He was educated at Queen's Park School in Glasgow and entered the University of Glasgow as a student in October 1918. At the end of his first year he was awarded the Sir Walter Scott Bursary in Arts and graduated M.A. with First Class Honours in Mathematics and Natural Philosophy in 1922. The following year he graduated B.Sc. (old regulations) with distinctions in these two subjects.
In October 1922 he was awarded the Euing Scholarship of £100 per annum for three years. Under the terms of the scholarship he was required to assist the Professor of Mathematics, the late Professor G A Gibson. At this stage in his career Robb's main academic interest was in astronomy. In 1926 he was awarded a Commonwealth Fund Fellowship and went to the University of Michigan, taking his M.Sc. degree two years later and then returning as a Lecturer to Glasgow. He was elected a Fellow of the Royal Society of Edinburgh in 1929 and of the Royal Astronomical Society in 1931. In 1936 he obtained the D.Sc. degree for a thesis entitled 'Studies in Stellar Statistics with particular reference to Type A stars'. Before this he had also spent some time as a postgraduate student at the University of Lund in Sweden.
As part of his duties in the Department of Mathematics, Robb gave lectures on statistics and, over the years, he expanded this subject by providing new courses. In 1935 he introduced statistical options for Honours students and in 1944 was appointed Mitchell Lecturer in Statistics. He was also instrumental in creating a new Honours combination of Political Economy and Statistics. By 1950 a sub-department of statistics under Robb had been formed and from then on his teaching duties were confined to this subject.
As the title of his D.Sc. thesis indicates, Dr Robb came into statistics by way of astronomy and he published a number of papers between 1930 and 1938 in which he applied statistical techniques to astronomical problems. When Professor Ludwig Becker died, and before the appointment in 1937 of the late Professor W M Smart to the Regius Chair of Astronomy, Robb acted as Head of the Astronomy Department.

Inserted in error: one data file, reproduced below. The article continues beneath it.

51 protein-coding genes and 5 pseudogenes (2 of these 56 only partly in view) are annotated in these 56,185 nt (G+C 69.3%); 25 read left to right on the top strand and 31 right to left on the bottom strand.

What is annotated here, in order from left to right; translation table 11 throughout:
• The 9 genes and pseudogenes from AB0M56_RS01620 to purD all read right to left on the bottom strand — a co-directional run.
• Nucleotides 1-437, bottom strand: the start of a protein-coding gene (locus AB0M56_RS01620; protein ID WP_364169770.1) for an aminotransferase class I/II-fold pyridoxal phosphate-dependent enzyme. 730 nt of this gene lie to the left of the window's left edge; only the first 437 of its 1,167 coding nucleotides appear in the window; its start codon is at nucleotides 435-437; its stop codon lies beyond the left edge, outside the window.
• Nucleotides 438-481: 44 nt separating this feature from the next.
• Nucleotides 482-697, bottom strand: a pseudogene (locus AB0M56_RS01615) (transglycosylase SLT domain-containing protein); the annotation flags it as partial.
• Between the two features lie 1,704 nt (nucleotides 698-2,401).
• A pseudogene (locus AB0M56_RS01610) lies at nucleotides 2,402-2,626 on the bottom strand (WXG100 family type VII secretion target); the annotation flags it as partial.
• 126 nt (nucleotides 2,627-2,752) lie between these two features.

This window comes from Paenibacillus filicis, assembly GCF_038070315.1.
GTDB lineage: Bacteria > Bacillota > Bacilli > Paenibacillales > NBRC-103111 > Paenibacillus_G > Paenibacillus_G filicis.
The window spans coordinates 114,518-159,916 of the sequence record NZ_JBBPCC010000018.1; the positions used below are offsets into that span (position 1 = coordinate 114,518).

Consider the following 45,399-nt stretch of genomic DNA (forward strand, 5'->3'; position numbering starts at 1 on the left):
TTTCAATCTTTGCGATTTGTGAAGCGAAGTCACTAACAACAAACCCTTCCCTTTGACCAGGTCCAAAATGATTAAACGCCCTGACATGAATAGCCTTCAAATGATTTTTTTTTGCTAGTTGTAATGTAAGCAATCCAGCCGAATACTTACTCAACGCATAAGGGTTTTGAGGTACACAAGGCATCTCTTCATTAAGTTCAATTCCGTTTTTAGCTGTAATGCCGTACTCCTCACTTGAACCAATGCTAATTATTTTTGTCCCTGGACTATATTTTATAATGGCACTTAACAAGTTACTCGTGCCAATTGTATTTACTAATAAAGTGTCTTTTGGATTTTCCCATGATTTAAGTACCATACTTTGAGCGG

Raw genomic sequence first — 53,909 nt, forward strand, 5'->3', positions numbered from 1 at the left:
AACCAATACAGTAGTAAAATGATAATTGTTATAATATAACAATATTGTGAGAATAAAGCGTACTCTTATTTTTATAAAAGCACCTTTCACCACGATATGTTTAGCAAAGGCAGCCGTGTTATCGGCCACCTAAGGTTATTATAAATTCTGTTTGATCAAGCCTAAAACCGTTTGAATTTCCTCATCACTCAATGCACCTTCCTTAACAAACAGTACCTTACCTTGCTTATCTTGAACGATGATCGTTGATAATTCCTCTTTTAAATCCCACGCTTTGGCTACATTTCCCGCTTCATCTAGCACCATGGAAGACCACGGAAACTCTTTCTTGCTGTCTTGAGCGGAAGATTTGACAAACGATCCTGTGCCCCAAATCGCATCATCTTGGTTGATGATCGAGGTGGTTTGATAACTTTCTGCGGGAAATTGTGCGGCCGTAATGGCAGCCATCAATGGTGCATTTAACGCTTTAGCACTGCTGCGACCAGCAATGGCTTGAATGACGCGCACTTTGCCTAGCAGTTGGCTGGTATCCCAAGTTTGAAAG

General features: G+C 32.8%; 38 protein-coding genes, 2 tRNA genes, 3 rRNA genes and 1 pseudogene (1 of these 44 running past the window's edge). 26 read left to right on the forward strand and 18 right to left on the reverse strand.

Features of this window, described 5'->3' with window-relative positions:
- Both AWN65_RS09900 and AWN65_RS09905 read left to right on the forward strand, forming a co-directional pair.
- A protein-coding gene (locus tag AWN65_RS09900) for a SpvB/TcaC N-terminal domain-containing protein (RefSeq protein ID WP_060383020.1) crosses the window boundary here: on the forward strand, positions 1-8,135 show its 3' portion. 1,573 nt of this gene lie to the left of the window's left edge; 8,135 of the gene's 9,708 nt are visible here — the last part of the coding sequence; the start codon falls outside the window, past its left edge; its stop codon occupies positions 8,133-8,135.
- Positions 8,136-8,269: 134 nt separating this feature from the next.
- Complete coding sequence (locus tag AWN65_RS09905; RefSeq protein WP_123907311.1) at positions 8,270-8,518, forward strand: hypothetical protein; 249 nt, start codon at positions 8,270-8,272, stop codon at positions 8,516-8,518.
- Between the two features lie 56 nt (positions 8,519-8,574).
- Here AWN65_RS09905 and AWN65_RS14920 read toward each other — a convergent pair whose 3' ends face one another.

In the years that followed it was not only to astronomical questions that he applied his knowledge of statistics. A constant stream of research workers in every branch of science, and particularly in medicine, came to him for advice and help, which he gave willingly without asking for recognition or even acknowledgement. His friends sometimes suspected that quite a number of articles and dissertations, that won their authors praise and preferment, represented work essentially done by Dr Robb. The Faculties of Arts and Science also benefited from his advice and from his analyses of the progress of students in relation to their entrance qualifications. All this work, together with the supervision of research students, was undertaken cheerfully by Dr Robb without complaint, although it left little room for the prosecution of his own scientific interests. He was appointed to a Senior Lectureship in 1948 and retired in 1966.
Dr Robb never thrust himself into the limelight, and some of his colleagues may not have realized that in his day he was a distinguished athlete. He participated in amateur athletics throughout his active working life. In 1928 he was a member of the British sprint team in the Olympic Games held in Amsterdam and he held several Scottish sprint titles. He won the Scottish 100 yards sprint, beating the favourite, Jimmy Walker of Queen's Park. He was essentially a track man. While in Michigan as a post-graduate student he was not permitted to compete, but assisted in the pacing of the negro Eddie Tolan, who later became an all-American champion. He also played hockey and was a member of the University First Eleven, obtaining his Blue in 1922. For over thirty years he took an active part in the affairs of the Glasgow University Athletic Club and was at one time Chairman of the Athletic Grounds Management Committee. He also served for a time as judge for the Scottish Amateur Athletic Association.
Dr Robb will be long remembered with gratitude by his colleagues and friends as a modest and cheerful man who was always willing to put his considerable talents at the disposal of others without stint and with a minimum of fuss.